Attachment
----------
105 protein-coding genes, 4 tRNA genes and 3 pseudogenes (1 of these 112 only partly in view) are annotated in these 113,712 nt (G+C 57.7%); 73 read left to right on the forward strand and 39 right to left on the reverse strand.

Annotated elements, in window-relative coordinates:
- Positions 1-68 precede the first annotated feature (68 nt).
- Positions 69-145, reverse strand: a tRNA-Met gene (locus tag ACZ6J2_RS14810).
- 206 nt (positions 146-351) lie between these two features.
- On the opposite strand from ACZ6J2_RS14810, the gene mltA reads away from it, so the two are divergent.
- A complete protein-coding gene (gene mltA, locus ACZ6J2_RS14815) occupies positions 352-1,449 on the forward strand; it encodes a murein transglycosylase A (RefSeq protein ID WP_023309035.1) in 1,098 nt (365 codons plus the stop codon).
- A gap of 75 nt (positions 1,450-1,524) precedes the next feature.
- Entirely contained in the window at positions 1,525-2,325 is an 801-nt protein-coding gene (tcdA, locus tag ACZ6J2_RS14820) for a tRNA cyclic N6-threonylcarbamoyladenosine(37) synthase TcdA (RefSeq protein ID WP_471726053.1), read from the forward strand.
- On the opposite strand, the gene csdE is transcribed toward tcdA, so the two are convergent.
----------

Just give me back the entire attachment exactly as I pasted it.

105 protein-coding genes, 4 tRNA genes and 3 pseudogenes (1 of these 112 only partly in view) are annotated in these 113,712 nt (G+C 57.7%); 73 read left to right on the forward strand and 39 right to left on the reverse strand.

Annotated elements, in window-relative coordinates:
- Positions 1-68 precede the first annotated feature (68 nt).
- Positions 69-145, reverse strand: a tRNA-Met gene (locus tag ACZ6J2_RS14810).
- 206 nt (positions 146-351) lie between these two features.
- On the opposite strand from ACZ6J2_RS14810, the gene mltA reads away from it, so the two are divergent.
- A complete protein-coding gene (gene mltA, locus ACZ6J2_RS14815) occupies positions 352-1,449 on the forward strand; it encodes a murein transglycosylase A (RefSeq protein ID WP_023309035.1) in 1,098 nt (365 codons plus the stop codon).
- A gap of 75 nt (positions 1,450-1,524) precedes the next feature.
- Entirely contained in the window at positions 1,525-2,325 is an 801-nt protein-coding gene (tcdA, locus tag ACZ6J2_RS14820) for a tRNA cyclic N6-threonylcarbamoyladenosine(37) synthase TcdA (RefSeq protein ID WP_471726053.1), read from the forward strand.
- On the opposite strand, the gene csdE is transcribed toward tcdA, so the two are convergent.